Election Section

COMMENTARY Time to Hit the Streets By LIZA GRANDIA

Friday August 06, 2004

“Drop dead!” “No way!” “Ha! Are you kidding?” “What? Are you crazy?” “Are you a Republican?” “I’m not a hippie!” “I hate him!”  

These were among just a few of the many insults I received while doing volunteer petitioning to get Ralph Nader as an indepen dent candidate on the ballot in California.  

If all the people who insulted the Nader petitioners this weekend would simply redirect that energy to get out in the streets themselves, then Kerry would have a much better chance of getting elected. Rather t han vilifying Nader, it would be far more strategic for the Kerry supporters to start by targeting all the Democrats who voted for Bush in the 2000 election.  

Take a look at the numbers. Seven to eight million registered Democrats voted for Bush in the l ast election. Nader, by comparison, got a little less than three million votes. Of the Nader voters, 38 percent said they might have voted for Gore, 25 percent would have voted for Bush, and the rest wouldn’t have voted at all. That means that more tha n t wo thirds of Nader voters would not have voted for Gore anyhow.  

“But, what about Florida?” an angry man demanded of me on Saturday. Polls there show that 250,000 self-identified Democrats voted for Bush and just 97,000 voted for Nader.  

It’s fantas y to assume that everyone who voted for Nader would have otherwise voted for Gore or even would have voted at all. Rather than reflecting on why the election even came that close at all, or questioning the disenfranchisement of thousands of African-Americ an v oters, liberal Democrats found it easier to turn Nader into a scapegoat. Sure, we’re all frustrated at Bush’s coup d’etat, but unfairly blaming Nader isn’t going to get Kerry elected.  

Though largely ignored by the media, Nader is now running a savv y campaign to siphon more votes from Bush than from Kerry. Remember, there are a lot of Buchanan Republicans who are unhappy about American jobs going overseas because of the corporate-driven trade policies of both parties. Nader strikes a chord with them. As Tarek Milleron wrote for Commondreams.org, “For Nader, this is not a year for super rallies….this will be the year of Elks Clubs, the garden clubs, meetings with former Enron employees, the veterans groups, [and] Walmart employees.” What’s more, Nade r’s s taff is sending free, weekly briefings to the Kerry campaign on issues.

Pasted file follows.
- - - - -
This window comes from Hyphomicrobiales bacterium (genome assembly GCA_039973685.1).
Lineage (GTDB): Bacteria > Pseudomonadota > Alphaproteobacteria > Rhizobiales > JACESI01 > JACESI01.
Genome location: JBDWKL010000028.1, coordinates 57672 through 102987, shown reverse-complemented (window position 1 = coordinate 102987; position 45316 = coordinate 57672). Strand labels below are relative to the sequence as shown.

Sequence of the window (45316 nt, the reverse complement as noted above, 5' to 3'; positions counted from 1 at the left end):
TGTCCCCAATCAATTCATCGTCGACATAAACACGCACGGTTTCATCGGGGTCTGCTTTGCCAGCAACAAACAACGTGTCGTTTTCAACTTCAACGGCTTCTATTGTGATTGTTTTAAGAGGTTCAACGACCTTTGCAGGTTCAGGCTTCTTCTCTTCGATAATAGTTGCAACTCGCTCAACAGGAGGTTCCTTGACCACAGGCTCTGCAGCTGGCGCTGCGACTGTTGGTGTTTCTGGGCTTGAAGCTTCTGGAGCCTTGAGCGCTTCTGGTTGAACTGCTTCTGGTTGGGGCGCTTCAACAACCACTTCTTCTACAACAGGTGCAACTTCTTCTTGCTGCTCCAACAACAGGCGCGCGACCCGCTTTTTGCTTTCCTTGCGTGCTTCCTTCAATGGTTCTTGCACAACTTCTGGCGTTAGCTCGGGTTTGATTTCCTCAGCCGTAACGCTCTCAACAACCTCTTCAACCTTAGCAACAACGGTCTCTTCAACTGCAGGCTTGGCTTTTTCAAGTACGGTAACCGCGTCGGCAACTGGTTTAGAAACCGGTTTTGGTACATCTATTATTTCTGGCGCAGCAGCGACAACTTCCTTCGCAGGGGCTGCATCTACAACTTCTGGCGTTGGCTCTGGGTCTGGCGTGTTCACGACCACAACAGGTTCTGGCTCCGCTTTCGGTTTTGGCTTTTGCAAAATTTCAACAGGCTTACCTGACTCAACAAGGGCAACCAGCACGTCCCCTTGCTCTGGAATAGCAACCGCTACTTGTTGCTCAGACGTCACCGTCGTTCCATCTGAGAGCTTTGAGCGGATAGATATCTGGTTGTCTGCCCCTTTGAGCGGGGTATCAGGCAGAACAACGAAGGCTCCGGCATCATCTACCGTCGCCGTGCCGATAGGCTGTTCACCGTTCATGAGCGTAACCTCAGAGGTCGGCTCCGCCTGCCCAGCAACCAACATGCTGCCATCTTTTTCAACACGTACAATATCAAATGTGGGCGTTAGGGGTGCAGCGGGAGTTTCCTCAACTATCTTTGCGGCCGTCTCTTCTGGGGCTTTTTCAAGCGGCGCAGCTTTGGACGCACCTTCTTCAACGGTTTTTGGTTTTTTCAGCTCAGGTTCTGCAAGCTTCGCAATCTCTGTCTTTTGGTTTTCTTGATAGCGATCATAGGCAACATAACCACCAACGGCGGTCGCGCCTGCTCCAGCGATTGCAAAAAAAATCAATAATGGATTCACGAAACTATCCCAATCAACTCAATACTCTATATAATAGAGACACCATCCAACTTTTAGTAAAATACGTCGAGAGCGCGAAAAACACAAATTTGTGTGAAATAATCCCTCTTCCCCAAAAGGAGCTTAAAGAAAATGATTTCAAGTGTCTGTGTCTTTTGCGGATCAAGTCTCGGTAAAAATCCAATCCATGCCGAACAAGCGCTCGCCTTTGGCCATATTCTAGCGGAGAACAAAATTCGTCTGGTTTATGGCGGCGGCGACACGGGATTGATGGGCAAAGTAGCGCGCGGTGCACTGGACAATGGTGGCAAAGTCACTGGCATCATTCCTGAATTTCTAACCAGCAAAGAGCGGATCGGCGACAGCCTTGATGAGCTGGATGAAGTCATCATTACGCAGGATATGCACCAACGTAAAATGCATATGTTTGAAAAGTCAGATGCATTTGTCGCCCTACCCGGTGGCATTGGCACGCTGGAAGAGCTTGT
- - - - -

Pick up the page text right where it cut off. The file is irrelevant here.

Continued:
I’m an unrepentant Nader supporter because, to me, he’s a modern prophet who speaks truth about the corporate occupation of Washington. This weekend many people said to me, “N ot thi s time.” But if not now, then when? Democracy can’t rest. Nader’s my great hope for pressuring the Democratic Party to return to its progressive roots. Don’t we all want our Democratic Party back from corporate money? Don’t we all want a party that is pro-peace? Don’t we want a party that stands up for workers, consumers, minorities, women, immigrants, farmers, the rural poor, the urban poor, and everyone else who formed the historic base of the party?  

On Berkeley streets this weekend, I had some good c onversations with dozens of heartfelt Nader supporters who nevertheless felt they had to vote for Kerry. I respect their choice. But I gave them this advice: “Do what you think you must. But don’t just give your vote away! At least write the Democ rats a l etter saying you’re undecided unless Kerry changes his position on Iraq [or fill in your issue]. Take advantage of the third-party pressure and make them earn your vote!”  

And if you were one of the Kerry supporters who growled, shouted or rolle d your ey es at a Nader petitioner this weekend, I challenge you to channel that energy more constructively. Go out on the streets yourselves and talk to some Bush supporters. Dialogue with an undecided voter. Better yet, register new voters. Convince som eone who h as given up on the electoral process to vote again—there are over one hundred million out there. Stop stewing over Nader and hit the streets!